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    Maryland Business Personal Property Tax: A Guide

    Posted by Lisa English on May 20, 2021 10:09:05 AM

    Maryland Business Personal Property Tax: A Guide

    When it comes to Maryland business personal property tax, consistency is key. Unlike other states, which have multiple local jurisdictions handling personal property administration matters, the assessment of all personal property in the Old Line State lies within the purview of a single state agency: the Department of Assessments & Taxation (SDAT). The reasoning behind this strategy? To “foster the uniform and consistent administration” of business personal property tax, which includes everything from furniture and office equipment to machinery, tools, and any other property not classified as real property.

    For Maryland businesses, that means fewer mailings compared to other states. Instead of filing separate returns for every location you have (as you would in other states), you simply file one return per legal entity doing business in the state of Maryland that represents all your state locations. The SDAT assesses the value of the personal property and sends it to the county (or counties) where your business is located. But even though the mailings are less, most everything else about the preparation stage stays the same—including having to keep track of all your assets in every location, and depreciating them properly.

    And while this is the most unique characteristic of Maryland business personal property tax, keep reading to learn about other things you need to know before filing your Maryland business personal property return.

    For tax return filing:

    • There’s a filing fee. Maryland businesses must pay a fee to file their returns, which is a rarity in business personal property tax. (And they must file a return in order to do business.) The annual filing fee is $300. It’s the only state that charges a filing fee.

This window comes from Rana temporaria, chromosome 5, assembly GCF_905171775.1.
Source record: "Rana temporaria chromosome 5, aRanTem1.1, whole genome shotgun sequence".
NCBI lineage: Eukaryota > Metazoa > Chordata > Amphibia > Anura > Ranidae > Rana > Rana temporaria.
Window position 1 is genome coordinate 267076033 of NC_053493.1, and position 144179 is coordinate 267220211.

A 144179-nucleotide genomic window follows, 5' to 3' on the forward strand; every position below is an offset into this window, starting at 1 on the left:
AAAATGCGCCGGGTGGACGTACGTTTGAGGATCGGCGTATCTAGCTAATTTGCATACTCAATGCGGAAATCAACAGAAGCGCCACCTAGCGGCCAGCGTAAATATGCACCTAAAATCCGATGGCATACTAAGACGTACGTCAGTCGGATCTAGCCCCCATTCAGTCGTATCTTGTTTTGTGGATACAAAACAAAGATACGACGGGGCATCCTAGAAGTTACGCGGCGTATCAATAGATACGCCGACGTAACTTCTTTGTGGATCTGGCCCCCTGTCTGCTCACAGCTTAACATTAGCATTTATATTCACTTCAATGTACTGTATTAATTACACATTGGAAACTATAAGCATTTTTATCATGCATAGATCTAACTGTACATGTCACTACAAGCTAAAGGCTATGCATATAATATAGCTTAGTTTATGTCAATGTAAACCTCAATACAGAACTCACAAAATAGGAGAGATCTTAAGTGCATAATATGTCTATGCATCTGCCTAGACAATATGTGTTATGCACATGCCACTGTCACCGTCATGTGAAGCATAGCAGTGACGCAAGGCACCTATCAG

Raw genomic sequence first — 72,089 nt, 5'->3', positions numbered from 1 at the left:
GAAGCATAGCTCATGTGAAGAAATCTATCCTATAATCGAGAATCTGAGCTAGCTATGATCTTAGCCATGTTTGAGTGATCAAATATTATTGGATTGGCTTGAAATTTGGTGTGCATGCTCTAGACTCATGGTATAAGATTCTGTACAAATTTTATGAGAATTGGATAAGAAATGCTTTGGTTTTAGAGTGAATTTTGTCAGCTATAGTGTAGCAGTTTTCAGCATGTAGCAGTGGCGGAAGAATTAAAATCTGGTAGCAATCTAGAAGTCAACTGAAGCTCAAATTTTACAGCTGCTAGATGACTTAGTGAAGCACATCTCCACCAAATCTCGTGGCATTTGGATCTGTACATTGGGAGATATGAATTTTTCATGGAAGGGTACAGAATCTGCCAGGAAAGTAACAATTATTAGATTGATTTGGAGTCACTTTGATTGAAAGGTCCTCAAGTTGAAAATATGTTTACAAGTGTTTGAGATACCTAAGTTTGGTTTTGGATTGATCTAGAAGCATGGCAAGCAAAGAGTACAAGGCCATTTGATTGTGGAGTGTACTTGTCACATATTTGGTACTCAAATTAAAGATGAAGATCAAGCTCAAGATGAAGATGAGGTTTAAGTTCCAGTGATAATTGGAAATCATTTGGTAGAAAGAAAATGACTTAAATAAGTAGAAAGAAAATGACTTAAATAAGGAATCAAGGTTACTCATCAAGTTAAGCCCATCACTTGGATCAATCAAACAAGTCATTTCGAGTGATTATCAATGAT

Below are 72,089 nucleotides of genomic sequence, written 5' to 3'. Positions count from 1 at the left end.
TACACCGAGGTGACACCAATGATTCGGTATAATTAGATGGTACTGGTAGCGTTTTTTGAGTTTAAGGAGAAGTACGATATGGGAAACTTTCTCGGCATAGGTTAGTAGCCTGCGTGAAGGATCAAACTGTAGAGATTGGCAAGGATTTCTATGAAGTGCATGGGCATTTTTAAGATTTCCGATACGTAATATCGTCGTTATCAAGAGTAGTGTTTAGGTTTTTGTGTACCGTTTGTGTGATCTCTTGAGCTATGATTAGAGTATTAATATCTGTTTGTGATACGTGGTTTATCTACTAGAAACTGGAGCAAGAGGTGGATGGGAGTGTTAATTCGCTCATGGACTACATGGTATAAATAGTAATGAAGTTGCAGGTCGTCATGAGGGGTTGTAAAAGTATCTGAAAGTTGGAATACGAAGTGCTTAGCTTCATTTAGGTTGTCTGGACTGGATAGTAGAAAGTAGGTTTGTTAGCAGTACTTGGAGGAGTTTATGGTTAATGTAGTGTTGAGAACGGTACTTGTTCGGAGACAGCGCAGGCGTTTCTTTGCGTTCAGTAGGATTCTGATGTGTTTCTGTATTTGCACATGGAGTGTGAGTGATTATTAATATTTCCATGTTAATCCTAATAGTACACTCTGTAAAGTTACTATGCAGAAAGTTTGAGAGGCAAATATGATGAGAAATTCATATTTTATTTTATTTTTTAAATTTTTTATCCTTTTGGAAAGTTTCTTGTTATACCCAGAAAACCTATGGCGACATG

• You can request an extension. Businesses may request a 60-day extension by completing an application online by April 15.
    • You can file online. Returns can be filed online through Maryland Business Express, SDAT’s newly created digital platform that helps business owners start, grow, and manage their companies.

    For notices & appeals:

    • Notices come from the state. All notices for personal property and real estate come from SDAT, and are mailed at various times beginning in June of the current year.
    • You have 45 days from the notice date to file an appeal. For personal property, you file the appeal back to the state; real estate appeals are filed to the local county.

    Don’t have time to file an appeal this year? These three trends in tax technology can help give you back the time you need to get more done.

    For property tax bills:

    • Personal property bill due dates vary. Returns are completed one company at a time, so mailing dates for notices are staggered. That means bill due dates may vary. However, a general rule of thumb is that personal property tax bills are due by September 30 and must be paid in full. Real estate bills have the same due date, but some jurisdictions allow two-installment payments—the first by September 30 and the second by December 31. (Other jurisdictions expect payment in full by 9/30.)

    This chart highlights key dates related to the state of Maryland personal property returns:

    Key Dates


    1/1 Lien date

    Businesses must report all assets on the books as of this date, in the current year.

    4/15 Return deadline

    Late returns are subject to penalty; non-filing could result in loss of business license. Extensions may be requested before 4/15.

    6/15 Return extended deadline

    Returns that have been granted an extension are due by this date.

    6/1 Start date for issuing of tax bills

    Notices are mailed at various times beginning in June.

    Dec. through Feb., Real estate notices are mailed


    Notice date +45 days is appeal due date


    9/30 Bill due date

    Personal property & real estate bill due dates vary, but in general are due by 9/30. For real estate bills, some jurisdictions offer to pay in 2 installments, with half due 9/30 and 12/31.